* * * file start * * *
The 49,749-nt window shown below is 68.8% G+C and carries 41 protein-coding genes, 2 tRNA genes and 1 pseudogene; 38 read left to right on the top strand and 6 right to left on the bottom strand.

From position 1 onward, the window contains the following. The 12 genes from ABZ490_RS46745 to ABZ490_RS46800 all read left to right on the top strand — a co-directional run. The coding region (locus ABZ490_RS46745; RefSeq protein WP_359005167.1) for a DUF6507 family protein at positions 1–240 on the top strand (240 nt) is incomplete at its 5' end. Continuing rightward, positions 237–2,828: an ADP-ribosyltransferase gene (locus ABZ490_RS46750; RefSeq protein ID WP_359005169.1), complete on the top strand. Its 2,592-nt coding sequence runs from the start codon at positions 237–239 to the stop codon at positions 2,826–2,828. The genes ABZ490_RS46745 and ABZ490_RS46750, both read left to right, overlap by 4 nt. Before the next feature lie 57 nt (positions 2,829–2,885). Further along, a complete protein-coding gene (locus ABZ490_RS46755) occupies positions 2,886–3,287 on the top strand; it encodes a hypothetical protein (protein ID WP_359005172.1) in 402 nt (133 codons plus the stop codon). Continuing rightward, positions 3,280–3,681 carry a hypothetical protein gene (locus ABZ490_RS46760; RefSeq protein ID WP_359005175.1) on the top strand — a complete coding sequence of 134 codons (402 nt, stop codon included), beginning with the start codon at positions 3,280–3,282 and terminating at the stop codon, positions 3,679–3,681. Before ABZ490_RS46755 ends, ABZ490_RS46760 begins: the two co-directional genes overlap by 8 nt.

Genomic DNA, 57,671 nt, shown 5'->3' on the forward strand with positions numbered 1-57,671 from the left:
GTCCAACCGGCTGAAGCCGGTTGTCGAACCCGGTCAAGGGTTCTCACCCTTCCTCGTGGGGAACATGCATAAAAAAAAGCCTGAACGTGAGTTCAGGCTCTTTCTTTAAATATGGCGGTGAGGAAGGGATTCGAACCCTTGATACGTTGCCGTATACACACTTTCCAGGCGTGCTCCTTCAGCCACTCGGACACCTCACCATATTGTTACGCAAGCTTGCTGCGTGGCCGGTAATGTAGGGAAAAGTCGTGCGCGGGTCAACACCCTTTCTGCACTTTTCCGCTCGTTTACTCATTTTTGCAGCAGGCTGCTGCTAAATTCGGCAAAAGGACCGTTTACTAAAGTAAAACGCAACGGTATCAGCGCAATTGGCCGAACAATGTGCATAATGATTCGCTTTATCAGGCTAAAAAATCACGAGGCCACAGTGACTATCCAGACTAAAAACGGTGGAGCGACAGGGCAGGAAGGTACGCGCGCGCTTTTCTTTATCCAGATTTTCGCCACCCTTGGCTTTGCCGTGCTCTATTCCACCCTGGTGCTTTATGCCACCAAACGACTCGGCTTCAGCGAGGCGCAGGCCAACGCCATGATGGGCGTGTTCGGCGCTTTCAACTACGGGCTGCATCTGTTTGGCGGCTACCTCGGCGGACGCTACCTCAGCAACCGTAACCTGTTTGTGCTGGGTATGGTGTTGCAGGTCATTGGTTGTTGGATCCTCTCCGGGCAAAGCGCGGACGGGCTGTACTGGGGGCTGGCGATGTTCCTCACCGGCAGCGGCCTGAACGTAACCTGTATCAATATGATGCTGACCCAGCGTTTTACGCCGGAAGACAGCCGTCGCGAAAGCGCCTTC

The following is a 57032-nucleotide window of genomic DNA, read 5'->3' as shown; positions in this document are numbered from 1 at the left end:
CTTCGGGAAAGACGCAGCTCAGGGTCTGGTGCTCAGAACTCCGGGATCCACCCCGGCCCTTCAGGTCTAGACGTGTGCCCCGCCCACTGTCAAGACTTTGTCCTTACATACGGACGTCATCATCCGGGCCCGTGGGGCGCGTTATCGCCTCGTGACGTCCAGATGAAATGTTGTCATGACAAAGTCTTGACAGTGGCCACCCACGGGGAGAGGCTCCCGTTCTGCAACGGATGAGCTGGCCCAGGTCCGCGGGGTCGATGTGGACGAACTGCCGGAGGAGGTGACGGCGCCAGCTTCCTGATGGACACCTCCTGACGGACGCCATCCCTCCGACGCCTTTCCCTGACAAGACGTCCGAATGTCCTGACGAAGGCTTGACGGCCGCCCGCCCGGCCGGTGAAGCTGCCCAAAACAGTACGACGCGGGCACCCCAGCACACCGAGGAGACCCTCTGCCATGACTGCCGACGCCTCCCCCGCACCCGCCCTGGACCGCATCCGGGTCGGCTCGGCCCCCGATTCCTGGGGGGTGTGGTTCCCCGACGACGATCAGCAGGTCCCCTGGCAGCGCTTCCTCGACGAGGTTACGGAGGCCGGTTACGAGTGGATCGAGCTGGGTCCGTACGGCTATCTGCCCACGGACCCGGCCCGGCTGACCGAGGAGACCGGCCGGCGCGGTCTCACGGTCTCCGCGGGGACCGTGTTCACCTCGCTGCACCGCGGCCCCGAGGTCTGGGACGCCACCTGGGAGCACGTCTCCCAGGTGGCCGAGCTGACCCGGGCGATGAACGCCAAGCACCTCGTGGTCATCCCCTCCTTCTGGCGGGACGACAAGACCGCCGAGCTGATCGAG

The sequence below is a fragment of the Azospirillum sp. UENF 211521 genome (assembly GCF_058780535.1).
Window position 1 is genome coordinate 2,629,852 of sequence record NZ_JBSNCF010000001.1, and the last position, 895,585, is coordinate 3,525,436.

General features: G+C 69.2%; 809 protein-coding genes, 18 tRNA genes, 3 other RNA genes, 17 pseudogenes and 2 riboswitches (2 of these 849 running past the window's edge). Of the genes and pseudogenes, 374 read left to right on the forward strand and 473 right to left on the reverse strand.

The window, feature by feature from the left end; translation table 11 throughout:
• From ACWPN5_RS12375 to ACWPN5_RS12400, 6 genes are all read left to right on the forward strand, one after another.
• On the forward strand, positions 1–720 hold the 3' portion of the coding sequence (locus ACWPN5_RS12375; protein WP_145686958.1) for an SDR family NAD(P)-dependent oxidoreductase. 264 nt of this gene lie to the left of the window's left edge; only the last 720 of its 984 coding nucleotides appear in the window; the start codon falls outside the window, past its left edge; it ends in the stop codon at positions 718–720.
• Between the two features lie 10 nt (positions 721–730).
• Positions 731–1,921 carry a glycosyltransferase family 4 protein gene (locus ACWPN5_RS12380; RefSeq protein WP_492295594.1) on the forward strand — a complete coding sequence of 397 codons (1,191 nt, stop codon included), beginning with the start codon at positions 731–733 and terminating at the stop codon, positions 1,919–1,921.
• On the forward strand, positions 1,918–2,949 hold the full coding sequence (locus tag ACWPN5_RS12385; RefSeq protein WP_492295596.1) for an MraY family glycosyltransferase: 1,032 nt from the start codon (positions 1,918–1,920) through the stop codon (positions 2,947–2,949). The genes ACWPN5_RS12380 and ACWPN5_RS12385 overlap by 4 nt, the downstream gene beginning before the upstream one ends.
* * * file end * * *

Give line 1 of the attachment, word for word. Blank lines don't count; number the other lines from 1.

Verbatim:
The 49,749-nt window shown below is 68.8% G+C and carries 41 protein-coding genes, 2 tRNA genes and 1 pseudogene; 38 read left to right on the top strand and 6 right to left on the bottom strand.